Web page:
Emily Bennington describes herself as a career author, speaker and space invader; she writes about what Stephen Covey believed: “between stimulus and response there is a space, and it’s in that space you choose how you wish to respond.” Bennington has been featured in media such as CNN, ABC, and Fox to the Wall Street Journal, Glamour, and Cosmopolitan. I spoke to her recently about her latest book Who Says It’s a Man’s World: The Girls’ Guide to Corporate Domination.
In Who Says It’s a Man’s World, Bennington describes her struggle between ambition – wanting to achieve the lofty goals she set for herself – and gratitude, living and appreciating the wonderful life she’d built. For much of her life, she felt harried and miserable, always chasing happiness that seemed to reside somewhere in the future. She finally decided that the only thing that mattered was this moment, right now.
She was inspired by Benjamin Franklin’s list of 13 virtues that he developed in 1726 at the age of 20. He knew he wanted to accomplish a tremendous amount during his life (he didn’t do badly; in addition to being one of the Founding Fathers of the United States, Franklin was also an author, printer, political theorist, politician, postmaster, scientist, musician, inventor, satirist, civic activist, statesman, and diplomat.) He also knew that his unruly nature – he was also famous for loving food, drink and ladies – would need to be tempered if he were to put his intellectual gifts to use.
He came up with a list of 13 virtues by which he would lead his life. They included temperance (the foundational self-discipline that would govern his ability to stick to other principles), silence, order, frugality, sincerity and humility, among others. He admitted that he fell short of his lofty intentions often, but always aspired to be the best man he could be. (see the full list here.)
Emily Bennington created her own list of virtues to live by. She believes that virtues are “evergreen;” they represent values that won’t change, even if your circumstances, technology, or the world changes around you. Her personal list includes spiritual growth, putting family first, positivity, mindfulness and courage, among others. These values keep her focused on what’s important when the world feels chaotic and even hostile.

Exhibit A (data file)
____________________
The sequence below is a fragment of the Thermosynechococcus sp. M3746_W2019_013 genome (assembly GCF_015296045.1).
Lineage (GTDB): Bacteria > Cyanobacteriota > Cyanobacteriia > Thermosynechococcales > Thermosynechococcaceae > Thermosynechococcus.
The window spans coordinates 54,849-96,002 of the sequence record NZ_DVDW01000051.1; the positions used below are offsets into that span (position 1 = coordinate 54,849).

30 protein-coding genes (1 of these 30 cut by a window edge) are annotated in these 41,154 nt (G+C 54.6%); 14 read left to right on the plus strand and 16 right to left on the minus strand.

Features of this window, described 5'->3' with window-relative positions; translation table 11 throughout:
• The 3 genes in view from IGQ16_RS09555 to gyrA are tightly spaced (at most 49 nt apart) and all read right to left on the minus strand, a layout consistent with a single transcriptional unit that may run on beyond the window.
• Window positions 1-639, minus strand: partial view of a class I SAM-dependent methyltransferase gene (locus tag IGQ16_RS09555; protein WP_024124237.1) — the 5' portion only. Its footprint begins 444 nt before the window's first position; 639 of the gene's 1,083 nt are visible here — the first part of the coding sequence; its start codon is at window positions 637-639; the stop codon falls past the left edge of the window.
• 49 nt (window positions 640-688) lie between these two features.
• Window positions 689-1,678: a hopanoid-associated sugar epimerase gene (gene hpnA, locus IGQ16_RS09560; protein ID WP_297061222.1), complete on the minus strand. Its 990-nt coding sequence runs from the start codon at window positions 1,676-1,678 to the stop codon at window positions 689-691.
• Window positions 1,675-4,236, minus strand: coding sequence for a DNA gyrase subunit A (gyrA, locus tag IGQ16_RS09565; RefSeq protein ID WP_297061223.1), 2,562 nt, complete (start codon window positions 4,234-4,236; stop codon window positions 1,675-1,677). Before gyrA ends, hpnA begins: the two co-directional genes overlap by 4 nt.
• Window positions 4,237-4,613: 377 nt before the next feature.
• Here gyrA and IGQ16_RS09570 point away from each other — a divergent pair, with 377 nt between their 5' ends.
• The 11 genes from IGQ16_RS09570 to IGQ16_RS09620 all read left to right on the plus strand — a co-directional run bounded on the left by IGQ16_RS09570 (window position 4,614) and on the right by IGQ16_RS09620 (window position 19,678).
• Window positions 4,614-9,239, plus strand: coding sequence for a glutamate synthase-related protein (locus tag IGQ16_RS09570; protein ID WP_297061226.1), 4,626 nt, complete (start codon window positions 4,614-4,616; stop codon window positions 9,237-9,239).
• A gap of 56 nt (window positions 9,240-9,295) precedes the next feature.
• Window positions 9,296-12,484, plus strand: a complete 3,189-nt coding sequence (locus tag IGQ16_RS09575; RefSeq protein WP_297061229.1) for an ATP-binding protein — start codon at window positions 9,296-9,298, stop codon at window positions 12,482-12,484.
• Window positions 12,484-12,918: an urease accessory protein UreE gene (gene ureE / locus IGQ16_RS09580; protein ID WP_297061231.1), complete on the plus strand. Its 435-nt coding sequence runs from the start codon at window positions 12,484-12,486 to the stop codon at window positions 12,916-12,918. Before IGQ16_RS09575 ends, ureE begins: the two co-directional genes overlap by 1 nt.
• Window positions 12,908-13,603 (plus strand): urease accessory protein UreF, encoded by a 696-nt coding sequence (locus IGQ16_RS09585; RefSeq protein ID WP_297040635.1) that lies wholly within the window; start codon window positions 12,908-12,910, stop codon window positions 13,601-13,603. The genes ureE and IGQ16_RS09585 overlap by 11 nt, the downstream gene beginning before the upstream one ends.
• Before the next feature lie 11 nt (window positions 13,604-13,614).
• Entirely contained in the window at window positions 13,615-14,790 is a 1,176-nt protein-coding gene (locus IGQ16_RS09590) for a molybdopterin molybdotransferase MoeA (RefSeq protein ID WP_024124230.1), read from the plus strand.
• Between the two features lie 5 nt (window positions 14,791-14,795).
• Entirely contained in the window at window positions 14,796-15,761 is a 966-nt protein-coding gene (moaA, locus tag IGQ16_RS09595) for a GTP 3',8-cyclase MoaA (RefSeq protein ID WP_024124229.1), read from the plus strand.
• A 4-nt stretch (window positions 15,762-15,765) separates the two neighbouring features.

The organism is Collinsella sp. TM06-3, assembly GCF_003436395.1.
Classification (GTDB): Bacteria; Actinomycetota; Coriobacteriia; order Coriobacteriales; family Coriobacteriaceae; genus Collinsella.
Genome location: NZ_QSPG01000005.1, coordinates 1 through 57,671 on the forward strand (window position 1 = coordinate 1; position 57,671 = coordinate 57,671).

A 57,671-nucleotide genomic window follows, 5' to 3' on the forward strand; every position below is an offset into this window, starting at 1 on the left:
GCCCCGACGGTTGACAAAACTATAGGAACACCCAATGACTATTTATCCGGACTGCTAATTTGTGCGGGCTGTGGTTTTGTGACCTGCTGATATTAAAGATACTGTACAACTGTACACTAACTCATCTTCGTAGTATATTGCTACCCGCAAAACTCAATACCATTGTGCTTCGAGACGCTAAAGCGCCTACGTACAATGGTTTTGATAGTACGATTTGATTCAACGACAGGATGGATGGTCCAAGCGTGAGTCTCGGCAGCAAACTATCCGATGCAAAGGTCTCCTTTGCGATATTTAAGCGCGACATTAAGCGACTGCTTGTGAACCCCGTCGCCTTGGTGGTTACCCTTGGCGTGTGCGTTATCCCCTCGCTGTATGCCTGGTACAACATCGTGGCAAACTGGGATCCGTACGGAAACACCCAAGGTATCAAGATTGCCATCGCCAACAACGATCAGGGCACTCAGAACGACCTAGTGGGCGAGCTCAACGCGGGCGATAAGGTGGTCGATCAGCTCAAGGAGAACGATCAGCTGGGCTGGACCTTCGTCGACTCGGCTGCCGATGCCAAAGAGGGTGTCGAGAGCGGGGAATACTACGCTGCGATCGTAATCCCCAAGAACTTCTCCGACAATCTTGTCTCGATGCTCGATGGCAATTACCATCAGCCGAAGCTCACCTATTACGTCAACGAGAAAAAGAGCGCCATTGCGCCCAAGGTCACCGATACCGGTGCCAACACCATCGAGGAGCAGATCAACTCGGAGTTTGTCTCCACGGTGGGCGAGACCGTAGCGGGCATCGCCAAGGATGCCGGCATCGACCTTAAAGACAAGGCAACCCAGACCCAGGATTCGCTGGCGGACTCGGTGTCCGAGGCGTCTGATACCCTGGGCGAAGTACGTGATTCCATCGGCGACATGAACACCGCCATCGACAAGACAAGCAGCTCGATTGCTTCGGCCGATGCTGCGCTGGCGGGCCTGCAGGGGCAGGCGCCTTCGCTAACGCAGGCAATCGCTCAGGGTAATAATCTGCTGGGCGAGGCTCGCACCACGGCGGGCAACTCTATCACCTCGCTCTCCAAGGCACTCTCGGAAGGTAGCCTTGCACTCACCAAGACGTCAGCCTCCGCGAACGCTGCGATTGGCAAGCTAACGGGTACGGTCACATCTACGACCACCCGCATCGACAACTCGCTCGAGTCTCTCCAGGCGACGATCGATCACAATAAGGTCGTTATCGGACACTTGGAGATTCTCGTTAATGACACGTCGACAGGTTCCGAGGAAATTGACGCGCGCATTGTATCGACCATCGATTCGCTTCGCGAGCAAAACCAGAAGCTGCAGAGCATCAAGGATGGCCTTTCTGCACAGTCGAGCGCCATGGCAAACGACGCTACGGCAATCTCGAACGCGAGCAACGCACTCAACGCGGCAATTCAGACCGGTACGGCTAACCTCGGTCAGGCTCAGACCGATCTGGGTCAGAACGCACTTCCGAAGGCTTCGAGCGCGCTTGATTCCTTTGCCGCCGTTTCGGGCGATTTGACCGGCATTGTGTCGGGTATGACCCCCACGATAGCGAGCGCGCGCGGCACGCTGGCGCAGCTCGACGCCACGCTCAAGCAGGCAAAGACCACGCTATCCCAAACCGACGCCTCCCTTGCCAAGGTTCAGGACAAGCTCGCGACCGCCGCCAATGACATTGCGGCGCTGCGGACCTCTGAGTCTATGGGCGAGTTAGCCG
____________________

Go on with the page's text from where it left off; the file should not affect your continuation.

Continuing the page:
Intentions are the steps you take every day to live your values. Bennington puts it this way: “If I didn’t know you, how would I know?” We know each other primarily by what we see each other do, after all. You may think you’re the star of a full length movie, but most people see you only through a short trailer. When you see someone being rude to the barista, you don’t think to yourself, “That must be a really nice person who’s having a bad day.” You think to yourself. “What a jerk.” Bad day is temporary; jerk is permanent – in the eyes of the beholder. Living your intentions means acting in accordance with your virtues and your values every day. Bennington writes: “Whereas 99.9 percent of the workforce will make decisions on how they think and feel at any given moment, you’ll be making decisions based on what you really want for yourself. There’s your power.” Bennington believes in what she calls “excellence in the moment.”
My personal list of virtues include work first, play second; serenity in the face of chaos, being generous with my connections and talent, and leading with a sense of humor. Those precepts keep me sane when my day seems to spin out of control.
Bennington finishes her pyramid approach (70 percent virtues and intentions) with a 30 percent focus on goals. Goals are important, she writes; “I want you to be über-rich and über-powerful, but I also want you to have the foundation to handle that success when it arrives.”
That makes sense to me. Many people rise to fame and wealth, only to fall down (some literally: see Lindsay Lohan and soon, Justin Bieber) when their values don’t give them the support they need to manage the big lifestyle they’ve built.
Do you have a list of virtues that support your goals? Leave a comment.